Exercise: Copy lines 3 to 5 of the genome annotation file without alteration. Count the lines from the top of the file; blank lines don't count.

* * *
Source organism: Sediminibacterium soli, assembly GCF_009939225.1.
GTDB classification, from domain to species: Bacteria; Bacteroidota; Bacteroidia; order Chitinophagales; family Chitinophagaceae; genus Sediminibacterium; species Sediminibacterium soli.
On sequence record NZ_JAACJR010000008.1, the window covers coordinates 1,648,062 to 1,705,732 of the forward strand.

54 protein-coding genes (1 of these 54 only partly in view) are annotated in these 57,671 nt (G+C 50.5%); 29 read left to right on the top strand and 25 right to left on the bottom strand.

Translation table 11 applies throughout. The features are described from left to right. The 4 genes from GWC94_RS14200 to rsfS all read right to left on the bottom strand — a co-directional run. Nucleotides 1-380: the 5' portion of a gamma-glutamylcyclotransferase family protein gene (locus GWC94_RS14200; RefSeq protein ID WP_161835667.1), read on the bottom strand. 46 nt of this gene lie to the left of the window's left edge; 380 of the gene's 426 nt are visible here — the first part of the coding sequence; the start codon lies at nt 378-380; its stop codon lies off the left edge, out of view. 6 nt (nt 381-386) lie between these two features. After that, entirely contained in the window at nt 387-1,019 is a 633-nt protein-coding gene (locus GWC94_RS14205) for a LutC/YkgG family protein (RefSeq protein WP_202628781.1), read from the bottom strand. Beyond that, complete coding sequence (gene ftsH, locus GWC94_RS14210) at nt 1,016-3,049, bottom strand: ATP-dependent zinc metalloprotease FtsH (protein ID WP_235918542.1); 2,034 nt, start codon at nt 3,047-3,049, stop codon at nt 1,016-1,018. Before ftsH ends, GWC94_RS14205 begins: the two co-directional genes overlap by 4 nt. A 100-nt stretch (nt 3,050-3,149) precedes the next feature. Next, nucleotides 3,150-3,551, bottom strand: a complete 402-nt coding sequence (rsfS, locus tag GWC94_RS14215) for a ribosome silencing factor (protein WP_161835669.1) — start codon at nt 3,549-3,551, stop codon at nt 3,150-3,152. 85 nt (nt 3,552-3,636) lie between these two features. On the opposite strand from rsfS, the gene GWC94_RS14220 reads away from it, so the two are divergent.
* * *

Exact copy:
On sequence record NZ_JAACJR010000008.1, the window covers coordinates 1,648,062 to 1,705,732 of the forward strand.

54 protein-coding genes (1 of these 54 only partly in view) are annotated in these 57,671 nt (G+C 50.5%); 29 read left to right on the top strand and 25 right to left on the bottom strand.

Translation table 11 applies throughout. The features are described from left to right. The 4 genes from GWC94_RS14200 to rsfS all read right to left on the bottom strand — a co-directional run. Nucleotides 1-380: the 5' portion of a gamma-glutamylcyclotransferase family protein gene (locus GWC94_RS14200; RefSeq protein ID WP_161835667.1), read on the bottom strand. 46 nt of this gene lie to the left of the window's left edge; 380 of the gene's 426 nt are visible here — the first part of the coding sequence; the start codon lies at nt 378-380; its stop codon lies off the left edge, out of view. 6 nt (nt 381-386) lie between these two features. After that, entirely contained in the window at nt 387-1,019 is a 633-nt protein-coding gene (locus GWC94_RS14205) for a LutC/YkgG family protein (RefSeq protein WP_202628781.1), read from the bottom strand. Beyond that, complete coding sequence (gene ftsH, locus GWC94_RS14210) at nt 1,016-3,049, bottom strand: ATP-dependent zinc metalloprotease FtsH (protein ID WP_235918542.1); 2,034 nt, start codon at nt 3,047-3,049, stop codon at nt 1,016-1,018. Before ftsH ends, GWC94_RS14205 begins: the two co-directional genes overlap by 4 nt. A 100-nt stretch (nt 3,050-3,149) precedes the next feature. Next, nucleotides 3,150-3,551, bottom strand: a complete 402-nt coding sequence (rsfS, locus tag GWC94_RS14215) for a ribosome silencing factor (protein WP_161835669.1) — start codon at nt 3,549-3,551, stop codon at nt 3,150-3,152. 85 nt (nt 3,552-3,636) lie between these two features. On the opposite strand from rsfS, the gene GWC94_RS14220 reads away from it, so the two are divergent.